Thatcher regretted snatching milk from school children for two decades

‘No – this will cause a terrible row,’ she said

Gavin Cordon
Friday 30 December 2016 01:06 GMT
The former PM was sceptical about the amount of money that would be saved by extending the policy
The former PM was sceptical about the amount of money that would be saved by extending the policy (Getty)

Almost two decades after she ended free school milk Margaret Thatcher still recoiled at memory of the political storm she unleashed, newly released government files reveal.

As Education Secretary in Edward Heath’s government her decision in 1971 to stop the provision of milk for junior school pupils prompted the playground taunt “Thatcher, Thatcher, milk snatcher”.

Files released by the National Archives show that 19 years later, Thatcher – by then Prime Minister – was horrified when Health Secretary Ken Clarke proposed finally ending free milk for nursery schoolchildren as well.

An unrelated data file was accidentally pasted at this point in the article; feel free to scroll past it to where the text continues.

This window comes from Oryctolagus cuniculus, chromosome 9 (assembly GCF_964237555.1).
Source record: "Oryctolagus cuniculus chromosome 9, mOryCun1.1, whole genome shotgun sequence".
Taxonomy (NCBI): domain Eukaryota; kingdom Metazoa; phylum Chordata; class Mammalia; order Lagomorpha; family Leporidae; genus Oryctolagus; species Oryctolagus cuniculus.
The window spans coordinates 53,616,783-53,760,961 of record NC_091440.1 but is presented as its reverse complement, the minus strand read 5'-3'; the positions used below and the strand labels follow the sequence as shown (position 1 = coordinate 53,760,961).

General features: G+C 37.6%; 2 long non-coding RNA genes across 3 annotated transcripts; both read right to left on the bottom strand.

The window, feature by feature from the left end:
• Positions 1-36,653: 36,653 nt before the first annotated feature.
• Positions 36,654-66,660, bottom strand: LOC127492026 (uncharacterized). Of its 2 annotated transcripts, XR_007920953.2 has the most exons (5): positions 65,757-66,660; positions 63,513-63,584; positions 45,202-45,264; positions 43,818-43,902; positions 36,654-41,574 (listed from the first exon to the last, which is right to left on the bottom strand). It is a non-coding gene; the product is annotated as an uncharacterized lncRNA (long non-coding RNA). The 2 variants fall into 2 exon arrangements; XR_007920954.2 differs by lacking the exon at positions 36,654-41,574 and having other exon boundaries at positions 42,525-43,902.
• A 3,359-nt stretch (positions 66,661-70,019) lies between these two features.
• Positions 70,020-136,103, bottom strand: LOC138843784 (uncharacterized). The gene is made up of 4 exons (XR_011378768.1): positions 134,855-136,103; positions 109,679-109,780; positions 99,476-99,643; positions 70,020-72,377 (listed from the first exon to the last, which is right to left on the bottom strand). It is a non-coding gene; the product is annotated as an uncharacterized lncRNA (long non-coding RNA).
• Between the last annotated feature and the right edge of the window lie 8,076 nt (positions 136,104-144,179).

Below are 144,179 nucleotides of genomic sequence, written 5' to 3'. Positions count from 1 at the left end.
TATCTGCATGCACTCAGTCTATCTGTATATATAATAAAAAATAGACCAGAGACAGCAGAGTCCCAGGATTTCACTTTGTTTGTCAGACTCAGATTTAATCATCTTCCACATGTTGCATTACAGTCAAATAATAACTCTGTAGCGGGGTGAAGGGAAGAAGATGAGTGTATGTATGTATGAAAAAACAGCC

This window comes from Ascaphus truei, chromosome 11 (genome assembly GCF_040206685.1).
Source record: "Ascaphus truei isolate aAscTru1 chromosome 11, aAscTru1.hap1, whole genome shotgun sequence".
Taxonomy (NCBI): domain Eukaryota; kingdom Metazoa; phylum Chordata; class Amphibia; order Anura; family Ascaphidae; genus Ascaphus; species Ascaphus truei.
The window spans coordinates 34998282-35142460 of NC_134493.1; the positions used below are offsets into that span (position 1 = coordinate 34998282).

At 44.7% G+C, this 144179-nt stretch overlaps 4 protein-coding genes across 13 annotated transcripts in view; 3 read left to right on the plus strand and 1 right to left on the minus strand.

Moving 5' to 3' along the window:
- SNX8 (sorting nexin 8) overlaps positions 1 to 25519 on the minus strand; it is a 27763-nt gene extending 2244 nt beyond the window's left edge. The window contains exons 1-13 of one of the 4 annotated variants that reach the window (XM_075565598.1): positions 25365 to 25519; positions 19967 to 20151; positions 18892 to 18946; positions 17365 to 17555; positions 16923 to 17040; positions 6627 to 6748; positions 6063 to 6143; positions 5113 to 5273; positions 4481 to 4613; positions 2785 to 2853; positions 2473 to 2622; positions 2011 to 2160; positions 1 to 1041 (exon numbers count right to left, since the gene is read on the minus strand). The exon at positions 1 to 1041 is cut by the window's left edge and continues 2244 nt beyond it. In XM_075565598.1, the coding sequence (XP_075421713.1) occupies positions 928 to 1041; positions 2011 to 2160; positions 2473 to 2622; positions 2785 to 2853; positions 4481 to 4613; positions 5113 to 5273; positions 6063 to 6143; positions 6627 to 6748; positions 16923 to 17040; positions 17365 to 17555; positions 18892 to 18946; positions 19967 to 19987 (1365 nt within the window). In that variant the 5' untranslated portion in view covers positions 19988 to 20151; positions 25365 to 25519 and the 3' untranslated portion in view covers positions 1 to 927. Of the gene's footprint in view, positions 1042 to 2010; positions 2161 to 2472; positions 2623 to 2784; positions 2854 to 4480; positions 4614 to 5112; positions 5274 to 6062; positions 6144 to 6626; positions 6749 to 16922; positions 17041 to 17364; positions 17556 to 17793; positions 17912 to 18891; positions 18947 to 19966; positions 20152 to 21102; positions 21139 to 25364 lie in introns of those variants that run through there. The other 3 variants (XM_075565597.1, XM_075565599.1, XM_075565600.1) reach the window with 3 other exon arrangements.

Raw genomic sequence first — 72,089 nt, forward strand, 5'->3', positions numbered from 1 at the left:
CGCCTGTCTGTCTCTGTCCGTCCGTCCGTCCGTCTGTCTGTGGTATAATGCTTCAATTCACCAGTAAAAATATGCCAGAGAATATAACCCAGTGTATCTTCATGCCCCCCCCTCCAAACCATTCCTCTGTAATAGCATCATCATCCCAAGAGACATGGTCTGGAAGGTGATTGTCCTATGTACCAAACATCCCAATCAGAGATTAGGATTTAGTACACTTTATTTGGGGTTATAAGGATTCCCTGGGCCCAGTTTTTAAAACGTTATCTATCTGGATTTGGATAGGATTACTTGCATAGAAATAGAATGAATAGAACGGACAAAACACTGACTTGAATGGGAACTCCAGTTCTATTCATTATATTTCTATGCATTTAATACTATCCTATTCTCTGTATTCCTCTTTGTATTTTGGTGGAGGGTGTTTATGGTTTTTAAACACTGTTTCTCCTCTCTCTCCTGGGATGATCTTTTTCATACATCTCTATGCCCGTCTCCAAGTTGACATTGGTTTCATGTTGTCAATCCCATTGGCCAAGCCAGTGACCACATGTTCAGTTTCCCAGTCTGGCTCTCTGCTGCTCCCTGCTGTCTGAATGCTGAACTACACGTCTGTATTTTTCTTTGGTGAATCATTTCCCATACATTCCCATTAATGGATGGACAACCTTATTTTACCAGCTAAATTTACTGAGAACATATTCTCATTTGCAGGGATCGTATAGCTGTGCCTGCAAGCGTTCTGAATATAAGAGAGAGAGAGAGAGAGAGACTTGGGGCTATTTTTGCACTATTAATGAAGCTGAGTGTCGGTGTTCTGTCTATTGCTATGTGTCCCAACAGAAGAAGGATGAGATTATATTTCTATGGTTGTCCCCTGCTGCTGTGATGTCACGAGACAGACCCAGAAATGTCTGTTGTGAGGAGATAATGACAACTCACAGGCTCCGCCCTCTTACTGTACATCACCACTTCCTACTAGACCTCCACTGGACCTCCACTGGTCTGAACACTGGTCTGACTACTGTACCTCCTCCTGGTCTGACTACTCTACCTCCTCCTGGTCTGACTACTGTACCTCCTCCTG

“No – this will cause a terrible row – all for £4m. I know – I went through it 19 years ago,” she scrawled in a handwritten note.

“Health has enough to do to get the white paper and community proposals through. Any scheme for saving £400m or more I will look at. But not £4m.”

Thatcher was also appalled when, six years after the Falklands War, Foreign Secretary Sir Geoffrey Howe suggested he should make a courtesy call on the Argentinian foreign minister, who had just been elected President of the United Nations General Assembly.

“I utterly recoil from this, and so I think would the relatives of all those who lost their lives in the Falklands. Argentina has not announced a cessation of hostilities,” she wrote.

Her foreign policy adviser Charles Powell added: “I must say this rather sticks in my gullet. I don’t see why we have to offer to call on representatives of a country which is still technically at war with us. But perhaps I am old-fashioned.”

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